Explaining common scams: Vishing, phishing, and smishing

Explaining common scams: Vishing, phishing, and smishing

Businesses are expected to keep consumer data and sensitive information safe and protected. While there is no denying that compliance is an aspect that needs attention, especially with the privacy laws, but cybersecurity is more than just that. Scams are very common, and hackers often are targeting insiders, like partners and employees. In fact, data shows that most of the recent breaches in sectors like retail have happened through customers, partners, and employees. Knowing about common scams can help your business in upgrading security concern protection. Here’s more on vishing, phishing and smishing. 

  1. Phishing. Phishing mostly happens through email, where the hacker will ask the user to either divulge sensitive information, or they will send an attachment that contains malware. Phishing emails have caused massive damage to businesses, primarily because cybercriminals use various social engineering tactics to lure employees. Finding phishing emails are not that hard. Just ask your employees to open any email that has come from an unknown sender with care – Period. Also, the link and URL of such emails often have mistakes in form of spelling errors. Attachments can contain malware, so downloads should be done with care.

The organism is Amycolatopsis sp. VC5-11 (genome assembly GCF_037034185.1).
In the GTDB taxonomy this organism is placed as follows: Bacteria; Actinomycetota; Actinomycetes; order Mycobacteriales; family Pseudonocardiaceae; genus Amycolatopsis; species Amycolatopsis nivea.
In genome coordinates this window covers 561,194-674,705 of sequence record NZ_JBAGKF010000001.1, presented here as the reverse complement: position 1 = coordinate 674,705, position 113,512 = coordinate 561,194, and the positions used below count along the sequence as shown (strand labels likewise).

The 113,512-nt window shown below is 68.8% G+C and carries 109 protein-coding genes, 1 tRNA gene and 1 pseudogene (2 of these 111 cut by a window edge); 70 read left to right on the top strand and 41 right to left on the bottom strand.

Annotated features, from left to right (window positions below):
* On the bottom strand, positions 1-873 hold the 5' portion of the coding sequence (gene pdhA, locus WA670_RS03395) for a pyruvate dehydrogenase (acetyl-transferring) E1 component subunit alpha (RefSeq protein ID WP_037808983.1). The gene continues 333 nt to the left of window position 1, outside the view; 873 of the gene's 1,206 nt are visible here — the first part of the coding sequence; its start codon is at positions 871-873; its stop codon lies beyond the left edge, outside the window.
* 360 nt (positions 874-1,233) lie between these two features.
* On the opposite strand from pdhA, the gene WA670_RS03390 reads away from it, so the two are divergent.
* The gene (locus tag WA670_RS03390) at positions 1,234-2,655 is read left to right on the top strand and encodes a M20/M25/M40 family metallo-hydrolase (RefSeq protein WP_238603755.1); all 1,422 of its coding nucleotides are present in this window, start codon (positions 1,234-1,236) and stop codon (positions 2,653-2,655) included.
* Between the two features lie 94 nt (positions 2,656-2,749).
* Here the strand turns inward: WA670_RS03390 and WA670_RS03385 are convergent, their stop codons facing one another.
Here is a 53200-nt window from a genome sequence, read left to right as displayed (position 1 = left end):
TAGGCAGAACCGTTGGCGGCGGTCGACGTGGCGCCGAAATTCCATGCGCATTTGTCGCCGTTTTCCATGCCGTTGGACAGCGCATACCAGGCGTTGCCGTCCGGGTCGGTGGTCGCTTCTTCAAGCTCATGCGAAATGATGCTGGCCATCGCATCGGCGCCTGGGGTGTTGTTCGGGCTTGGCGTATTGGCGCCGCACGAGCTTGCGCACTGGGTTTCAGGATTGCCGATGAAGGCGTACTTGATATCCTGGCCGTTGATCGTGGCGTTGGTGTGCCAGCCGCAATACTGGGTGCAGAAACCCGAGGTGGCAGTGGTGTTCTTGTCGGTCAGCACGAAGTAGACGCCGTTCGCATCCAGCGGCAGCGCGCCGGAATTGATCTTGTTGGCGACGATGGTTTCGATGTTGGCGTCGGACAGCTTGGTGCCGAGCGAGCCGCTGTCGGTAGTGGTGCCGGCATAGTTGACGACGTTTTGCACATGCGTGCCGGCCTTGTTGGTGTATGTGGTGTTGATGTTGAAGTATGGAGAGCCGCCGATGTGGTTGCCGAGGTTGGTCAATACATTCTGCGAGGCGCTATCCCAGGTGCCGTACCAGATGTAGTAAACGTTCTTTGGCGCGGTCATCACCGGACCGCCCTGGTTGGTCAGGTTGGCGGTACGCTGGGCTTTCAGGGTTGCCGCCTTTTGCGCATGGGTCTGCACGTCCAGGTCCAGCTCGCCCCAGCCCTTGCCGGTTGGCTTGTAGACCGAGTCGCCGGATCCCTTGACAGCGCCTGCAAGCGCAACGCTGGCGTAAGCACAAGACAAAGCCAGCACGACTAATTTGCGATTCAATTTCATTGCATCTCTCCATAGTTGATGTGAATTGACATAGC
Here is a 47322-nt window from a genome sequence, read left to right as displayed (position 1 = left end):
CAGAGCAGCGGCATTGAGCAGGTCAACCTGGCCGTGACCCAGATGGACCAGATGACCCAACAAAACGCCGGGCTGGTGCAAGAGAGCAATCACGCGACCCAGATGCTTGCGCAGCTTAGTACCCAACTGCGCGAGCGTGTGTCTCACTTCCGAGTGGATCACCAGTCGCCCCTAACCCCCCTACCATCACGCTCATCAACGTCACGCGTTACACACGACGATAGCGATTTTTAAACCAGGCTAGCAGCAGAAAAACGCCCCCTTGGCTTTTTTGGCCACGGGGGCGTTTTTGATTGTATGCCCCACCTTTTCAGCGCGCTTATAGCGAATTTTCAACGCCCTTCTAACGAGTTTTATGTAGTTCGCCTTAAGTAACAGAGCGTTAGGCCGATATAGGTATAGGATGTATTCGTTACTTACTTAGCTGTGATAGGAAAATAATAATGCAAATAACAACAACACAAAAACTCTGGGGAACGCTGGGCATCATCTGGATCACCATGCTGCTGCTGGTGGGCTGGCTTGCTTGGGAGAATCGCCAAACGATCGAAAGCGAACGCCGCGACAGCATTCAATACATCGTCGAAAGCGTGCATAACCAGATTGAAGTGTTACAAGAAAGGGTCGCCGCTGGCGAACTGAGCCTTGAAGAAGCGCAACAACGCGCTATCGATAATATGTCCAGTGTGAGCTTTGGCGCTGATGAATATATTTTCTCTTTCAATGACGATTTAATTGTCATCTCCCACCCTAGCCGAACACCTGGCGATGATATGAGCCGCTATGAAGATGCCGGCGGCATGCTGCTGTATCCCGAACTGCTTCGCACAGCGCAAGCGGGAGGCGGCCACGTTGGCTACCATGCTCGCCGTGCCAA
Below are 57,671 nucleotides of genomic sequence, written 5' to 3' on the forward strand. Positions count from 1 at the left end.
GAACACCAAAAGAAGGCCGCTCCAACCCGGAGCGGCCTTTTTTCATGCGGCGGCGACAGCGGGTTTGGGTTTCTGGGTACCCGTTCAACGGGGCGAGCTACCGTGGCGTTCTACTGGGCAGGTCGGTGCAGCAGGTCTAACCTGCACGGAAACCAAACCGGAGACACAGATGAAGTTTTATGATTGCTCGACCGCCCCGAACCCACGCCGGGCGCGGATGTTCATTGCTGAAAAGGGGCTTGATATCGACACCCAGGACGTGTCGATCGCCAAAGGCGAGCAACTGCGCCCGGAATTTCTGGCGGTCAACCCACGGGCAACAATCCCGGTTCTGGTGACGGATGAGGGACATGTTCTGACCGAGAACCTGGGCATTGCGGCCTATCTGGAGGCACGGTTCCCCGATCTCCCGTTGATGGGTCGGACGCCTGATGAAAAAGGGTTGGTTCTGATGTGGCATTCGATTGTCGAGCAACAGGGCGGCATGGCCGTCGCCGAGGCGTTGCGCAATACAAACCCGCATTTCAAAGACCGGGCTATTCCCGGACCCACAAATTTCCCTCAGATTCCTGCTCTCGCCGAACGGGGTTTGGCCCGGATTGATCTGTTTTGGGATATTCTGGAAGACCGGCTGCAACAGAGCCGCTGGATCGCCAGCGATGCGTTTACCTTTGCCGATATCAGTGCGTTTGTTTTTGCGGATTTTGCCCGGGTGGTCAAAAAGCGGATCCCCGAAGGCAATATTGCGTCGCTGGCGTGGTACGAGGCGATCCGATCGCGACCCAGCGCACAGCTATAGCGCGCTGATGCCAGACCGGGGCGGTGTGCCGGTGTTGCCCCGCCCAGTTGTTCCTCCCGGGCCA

2. Vishing. Vishing is another form of scam, where fraudsters pose as genuine people from banks and other institutions and encourage users to give out personal or business information. Your employees need to know what vishing calls are all about, and if it relates to business activities or information that impacts your company, make sure that employees report the same. 
  3. Smishing. The last one on this list is called Smishing, where phone text messages are used to get information out of users. It may sometimes seem urgent, so the user ends up clicking the link, which either asks for information, gets malware downloaded, or sometimes just takes away money from the account. If your employees get smishing emails, ask them to report, especially if it seems that the hacker wants business information. 

These are just some of the common scams that are impacting businesses. Having a clear plan for cybersecurity, employee training, and protecting networked devices, IT resources, and network resources can go a long way in preventing such breaches and scams. Make sure that your employees are trained and aware of the common ways in which hackers use them to attack businesses, so that they don’t make the mistakes that can eventually lead to a major breach or security incident. 

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